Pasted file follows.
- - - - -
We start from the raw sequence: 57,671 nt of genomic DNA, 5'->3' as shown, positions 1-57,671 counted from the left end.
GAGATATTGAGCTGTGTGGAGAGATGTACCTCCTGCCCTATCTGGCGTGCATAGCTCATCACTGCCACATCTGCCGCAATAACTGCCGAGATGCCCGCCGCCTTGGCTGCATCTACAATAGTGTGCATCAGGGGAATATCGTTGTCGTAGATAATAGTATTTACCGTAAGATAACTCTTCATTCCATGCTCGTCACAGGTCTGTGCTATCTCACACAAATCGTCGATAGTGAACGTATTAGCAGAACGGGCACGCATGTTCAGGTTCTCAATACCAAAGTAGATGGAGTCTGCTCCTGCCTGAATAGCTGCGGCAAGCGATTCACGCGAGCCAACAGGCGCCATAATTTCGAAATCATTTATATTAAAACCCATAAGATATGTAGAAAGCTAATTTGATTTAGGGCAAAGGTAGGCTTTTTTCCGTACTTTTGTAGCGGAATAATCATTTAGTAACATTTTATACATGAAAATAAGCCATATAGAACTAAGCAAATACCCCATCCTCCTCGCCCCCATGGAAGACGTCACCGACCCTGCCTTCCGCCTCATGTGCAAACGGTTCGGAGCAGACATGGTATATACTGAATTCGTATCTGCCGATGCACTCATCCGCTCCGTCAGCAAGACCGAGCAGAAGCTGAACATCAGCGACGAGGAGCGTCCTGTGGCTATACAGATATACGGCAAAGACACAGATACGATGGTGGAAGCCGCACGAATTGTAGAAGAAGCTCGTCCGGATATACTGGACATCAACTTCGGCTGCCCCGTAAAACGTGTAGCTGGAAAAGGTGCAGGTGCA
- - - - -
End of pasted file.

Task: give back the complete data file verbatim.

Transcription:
We start from the raw sequence: 57,671 nt of genomic DNA, 5'->3' as shown, positions 1-57,671 counted from the left end.
GAGATATTGAGCTGTGTGGAGAGATGTACCTCCTGCCCTATCTGGCGTGCATAGCTCATCACTGCCACATCTGCCGCAATAACTGCCGAGATGCCCGCCGCCTTGGCTGCATCTACAATAGTGTGCATCAGGGGAATATCGTTGTCGTAGATAATAGTATTTACCGTAAGATAACTCTTCATTCCATGCTCGTCACAGGTCTGTGCTATCTCACACAAATCGTCGATAGTGAACGTATTAGCAGAACGGGCACGCATGTTCAGGTTCTCAATACCAAAGTAGATGGAGTCTGCTCCTGCCTGAATAGCTGCGGCAAGCGATTCACGCGAGCCAACAGGCGCCATAATTTCGAAATCATTTATATTAAAACCCATAAGATATGTAGAAAGCTAATTTGATTTAGGGCAAAGGTAGGCTTTTTTCCGTACTTTTGTAGCGGAATAATCATTTAGTAACATTTTATACATGAAAATAAGCCATATAGAACTAAGCAAATACCCCATCCTCCTCGCCCCCATGGAAGACGTCACCGACCCTGCCTTCCGCCTCATGTGCAAACGGTTCGGAGCAGACATGGTATATACTGAATTCGTATCTGCCGATGCACTCATCCGCTCCGTCAGCAAGACCGAGCAGAAGCTGAACATCAGCGACGAGGAGCGTCCTGTGGCTATACAGATATACGGCAAAGACACAGATACGATGGTGGAAGCCGCACGAATTGTAGAAGAAGCTCGTCCGGATATACTGGACATCAACTTCGGCTGCCCCGTAAAACGTGTAGCTGGAAAAGGTGCAGGTGCA